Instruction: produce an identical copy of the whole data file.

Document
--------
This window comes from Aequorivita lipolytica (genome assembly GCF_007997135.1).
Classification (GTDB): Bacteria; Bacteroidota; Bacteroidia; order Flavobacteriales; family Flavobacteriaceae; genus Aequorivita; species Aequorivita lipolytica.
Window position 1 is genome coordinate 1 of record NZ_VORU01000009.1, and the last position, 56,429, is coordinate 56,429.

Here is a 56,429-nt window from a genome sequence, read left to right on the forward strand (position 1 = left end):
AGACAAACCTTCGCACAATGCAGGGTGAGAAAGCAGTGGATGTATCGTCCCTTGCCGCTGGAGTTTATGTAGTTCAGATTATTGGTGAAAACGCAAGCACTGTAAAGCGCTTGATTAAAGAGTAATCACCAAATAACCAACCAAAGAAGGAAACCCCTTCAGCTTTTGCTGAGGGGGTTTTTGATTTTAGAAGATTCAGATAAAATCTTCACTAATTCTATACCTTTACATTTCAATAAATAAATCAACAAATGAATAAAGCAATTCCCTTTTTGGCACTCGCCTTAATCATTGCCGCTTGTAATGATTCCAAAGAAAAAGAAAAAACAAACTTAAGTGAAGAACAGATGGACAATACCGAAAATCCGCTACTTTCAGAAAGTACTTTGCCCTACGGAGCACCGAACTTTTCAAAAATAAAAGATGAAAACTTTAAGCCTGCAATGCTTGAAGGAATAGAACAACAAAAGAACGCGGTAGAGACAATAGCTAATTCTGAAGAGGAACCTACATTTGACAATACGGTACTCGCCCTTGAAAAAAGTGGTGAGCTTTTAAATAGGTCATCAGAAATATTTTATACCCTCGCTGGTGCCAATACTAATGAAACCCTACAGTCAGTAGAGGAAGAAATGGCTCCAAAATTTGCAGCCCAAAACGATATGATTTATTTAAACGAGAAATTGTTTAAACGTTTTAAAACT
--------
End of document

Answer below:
This window comes from Aequorivita lipolytica (genome assembly GCF_007997135.1).
Classification (GTDB): Bacteria; Bacteroidota; Bacteroidia; order Flavobacteriales; family Flavobacteriaceae; genus Aequorivita; species Aequorivita lipolytica.
Window position 1 is genome coordinate 1 of record NZ_VORU01000009.1, and the last position, 56,429, is coordinate 56,429.

Here is a 56,429-nt window from a genome sequence, read left to right on the forward strand (position 1 = left end):
AGACAAACCTTCGCACAATGCAGGGTGAGAAAGCAGTGGATGTATCGTCCCTTGCCGCTGGAGTTTATGTAGTTCAGATTATTGGTGAAAACGCAAGCACTGTAAAGCGCTTGATTAAAGAGTAATCACCAAATAACCAACCAAAGAAGGAAACCCCTTCAGCTTTTGCTGAGGGGGTTTTTGATTTTAGAAGATTCAGATAAAATCTTCACTAATTCTATACCTTTACATTTCAATAAATAAATCAACAAATGAATAAAGCAATTCCCTTTTTGGCACTCGCCTTAATCATTGCCGCTTGTAATGATTCCAAAGAAAAAGAAAAAACAAACTTAAGTGAAGAACAGATGGACAATACCGAAAATCCGCTACTTTCAGAAAGTACTTTGCCCTACGGAGCACCGAACTTTTCAAAAATAAAAGATGAAAACTTTAAGCCTGCAATGCTTGAAGGAATAGAACAACAAAAGAACGCGGTAGAGACAATAGCTAATTCTGAAGAGGAACCTACATTTGACAATACGGTACTCGCCCTTGAAAAAAGTGGTGAGCTTTTAAATAGGTCATCAGAAATATTTTATACCCTCGCTGGTGCCAATACTAATGAAACCCTACAGTCAGTAGAGGAAGAAATGGCTCCAAAATTTGCAGCCCAAAACGATATGATTTATTTAAACGAGAAATTGTTTAAACGTTTTAAAACT